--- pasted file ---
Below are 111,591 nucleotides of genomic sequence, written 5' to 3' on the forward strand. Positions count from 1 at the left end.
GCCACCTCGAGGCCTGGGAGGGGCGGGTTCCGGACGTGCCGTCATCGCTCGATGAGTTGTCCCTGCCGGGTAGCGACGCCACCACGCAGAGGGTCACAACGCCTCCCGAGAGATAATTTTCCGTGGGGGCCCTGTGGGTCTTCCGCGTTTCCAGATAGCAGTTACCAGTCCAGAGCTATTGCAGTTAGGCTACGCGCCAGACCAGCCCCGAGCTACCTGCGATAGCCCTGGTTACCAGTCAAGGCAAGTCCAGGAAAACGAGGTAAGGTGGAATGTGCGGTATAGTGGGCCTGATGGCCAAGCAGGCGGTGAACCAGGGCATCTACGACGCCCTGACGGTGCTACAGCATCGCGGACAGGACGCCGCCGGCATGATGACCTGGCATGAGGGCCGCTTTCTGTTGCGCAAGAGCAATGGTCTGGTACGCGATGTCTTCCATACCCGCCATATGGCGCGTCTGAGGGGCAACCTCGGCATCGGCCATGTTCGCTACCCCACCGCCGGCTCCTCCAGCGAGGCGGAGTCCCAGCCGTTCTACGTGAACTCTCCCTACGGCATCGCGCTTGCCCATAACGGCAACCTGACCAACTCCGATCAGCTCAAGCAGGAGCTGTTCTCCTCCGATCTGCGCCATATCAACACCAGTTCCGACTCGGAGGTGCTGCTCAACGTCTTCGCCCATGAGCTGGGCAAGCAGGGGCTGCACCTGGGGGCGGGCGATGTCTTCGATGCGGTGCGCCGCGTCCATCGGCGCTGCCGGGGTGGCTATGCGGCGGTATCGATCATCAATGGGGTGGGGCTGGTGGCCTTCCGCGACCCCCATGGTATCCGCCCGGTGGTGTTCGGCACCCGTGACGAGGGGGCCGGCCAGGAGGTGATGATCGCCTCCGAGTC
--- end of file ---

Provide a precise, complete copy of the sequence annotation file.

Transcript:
Below are 111,591 nucleotides of genomic sequence, written 5' to 3' on the forward strand. Positions count from 1 at the left end.
GCCACCTCGAGGCCTGGGAGGGGCGGGTTCCGGACGTGCCGTCATCGCTCGATGAGTTGTCCCTGCCGGGTAGCGACGCCACCACGCAGAGGGTCACAACGCCTCCCGAGAGATAATTTTCCGTGGGGGCCCTGTGGGTCTTCCGCGTTTCCAGATAGCAGTTACCAGTCCAGAGCTATTGCAGTTAGGCTACGCGCCAGACCAGCCCCGAGCTACCTGCGATAGCCCTGGTTACCAGTCAAGGCAAGTCCAGGAAAACGAGGTAAGGTGGAATGTGCGGTATAGTGGGCCTGATGGCCAAGCAGGCGGTGAACCAGGGCATCTACGACGCCCTGACGGTGCTACAGCATCGCGGACAGGACGCCGCCGGCATGATGACCTGGCATGAGGGCCGCTTTCTGTTGCGCAAGAGCAATGGTCTGGTACGCGATGTCTTCCATACCCGCCATATGGCGCGTCTGAGGGGCAACCTCGGCATCGGCCATGTTCGCTACCCCACCGCCGGCTCCTCCAGCGAGGCGGAGTCCCAGCCGTTCTACGTGAACTCTCCCTACGGCATCGCGCTTGCCCATAACGGCAACCTGACCAACTCCGATCAGCTCAAGCAGGAGCTGTTCTCCTCCGATCTGCGCCATATCAACACCAGTTCCGACTCGGAGGTGCTGCTCAACGTCTTCGCCCATGAGCTGGGCAAGCAGGGGCTGCACCTGGGGGCGGGCGATGTCTTCGATGCGGTGCGCCGCGTCCATCGGCGCTGCCGGGGTGGCTATGCGGCGGTATCGATCATCAATGGGGTGGGGCTGGTGGCCTTCCGCGACCCCCATGGTATCCGCCCGGTGGTGTTCGGCACCCGTGACGAGGGGGCCGGCCAGGAGGTGATGATCGCCTCCGAGTC